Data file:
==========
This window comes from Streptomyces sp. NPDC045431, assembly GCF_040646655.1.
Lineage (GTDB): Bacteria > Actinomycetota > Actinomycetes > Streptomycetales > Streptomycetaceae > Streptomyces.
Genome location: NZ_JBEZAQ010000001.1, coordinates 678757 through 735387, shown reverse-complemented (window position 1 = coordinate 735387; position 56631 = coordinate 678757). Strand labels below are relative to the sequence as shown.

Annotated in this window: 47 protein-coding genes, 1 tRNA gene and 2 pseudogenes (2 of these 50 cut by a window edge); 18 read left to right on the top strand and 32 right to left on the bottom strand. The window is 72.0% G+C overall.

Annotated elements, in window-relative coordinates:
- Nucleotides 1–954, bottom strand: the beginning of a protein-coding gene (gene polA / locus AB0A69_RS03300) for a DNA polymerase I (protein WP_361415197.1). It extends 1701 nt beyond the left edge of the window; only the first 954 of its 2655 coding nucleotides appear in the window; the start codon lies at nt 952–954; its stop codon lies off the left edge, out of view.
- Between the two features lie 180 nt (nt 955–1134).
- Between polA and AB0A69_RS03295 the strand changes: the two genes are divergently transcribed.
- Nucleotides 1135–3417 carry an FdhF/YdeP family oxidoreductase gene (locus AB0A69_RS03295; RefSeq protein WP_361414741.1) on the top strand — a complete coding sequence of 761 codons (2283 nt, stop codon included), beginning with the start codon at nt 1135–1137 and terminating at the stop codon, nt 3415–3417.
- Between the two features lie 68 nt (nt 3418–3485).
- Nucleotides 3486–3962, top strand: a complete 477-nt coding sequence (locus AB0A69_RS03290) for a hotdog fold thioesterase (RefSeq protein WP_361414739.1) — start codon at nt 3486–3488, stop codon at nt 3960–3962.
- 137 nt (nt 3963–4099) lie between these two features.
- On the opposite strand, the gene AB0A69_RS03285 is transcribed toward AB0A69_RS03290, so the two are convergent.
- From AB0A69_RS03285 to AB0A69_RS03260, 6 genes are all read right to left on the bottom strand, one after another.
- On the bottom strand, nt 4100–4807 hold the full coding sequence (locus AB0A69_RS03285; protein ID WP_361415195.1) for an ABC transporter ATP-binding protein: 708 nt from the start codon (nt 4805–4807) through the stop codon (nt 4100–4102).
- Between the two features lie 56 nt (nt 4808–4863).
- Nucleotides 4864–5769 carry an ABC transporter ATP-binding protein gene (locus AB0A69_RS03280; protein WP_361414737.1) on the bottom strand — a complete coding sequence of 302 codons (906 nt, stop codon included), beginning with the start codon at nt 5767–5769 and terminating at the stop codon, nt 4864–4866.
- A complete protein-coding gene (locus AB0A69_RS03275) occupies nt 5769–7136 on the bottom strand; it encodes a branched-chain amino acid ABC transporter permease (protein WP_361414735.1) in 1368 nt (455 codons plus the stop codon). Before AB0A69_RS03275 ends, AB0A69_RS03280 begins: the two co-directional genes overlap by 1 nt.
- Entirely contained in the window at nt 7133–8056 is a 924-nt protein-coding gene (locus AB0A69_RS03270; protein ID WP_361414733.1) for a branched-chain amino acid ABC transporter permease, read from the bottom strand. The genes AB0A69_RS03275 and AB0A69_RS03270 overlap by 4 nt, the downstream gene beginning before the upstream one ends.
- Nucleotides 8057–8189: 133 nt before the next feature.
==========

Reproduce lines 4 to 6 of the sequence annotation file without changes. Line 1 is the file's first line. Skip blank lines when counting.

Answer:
Annotated in this window: 47 protein-coding genes, 1 tRNA gene and 2 pseudogenes (2 of these 50 cut by a window edge); 18 read left to right on the top strand and 32 right to left on the bottom strand. The window is 72.0% G+C overall.

Annotated elements, in window-relative coordinates:
- Nucleotides 1–954, bottom strand: the beginning of a protein-coding gene (gene polA / locus AB0A69_RS03300) for a DNA polymerase I (protein WP_361415197.1). It extends 1701 nt beyond the left edge of the window; only the first 954 of its 2655 coding nucleotides appear in the window; the start codon lies at nt 952–954; its stop codon lies off the left edge, out of view.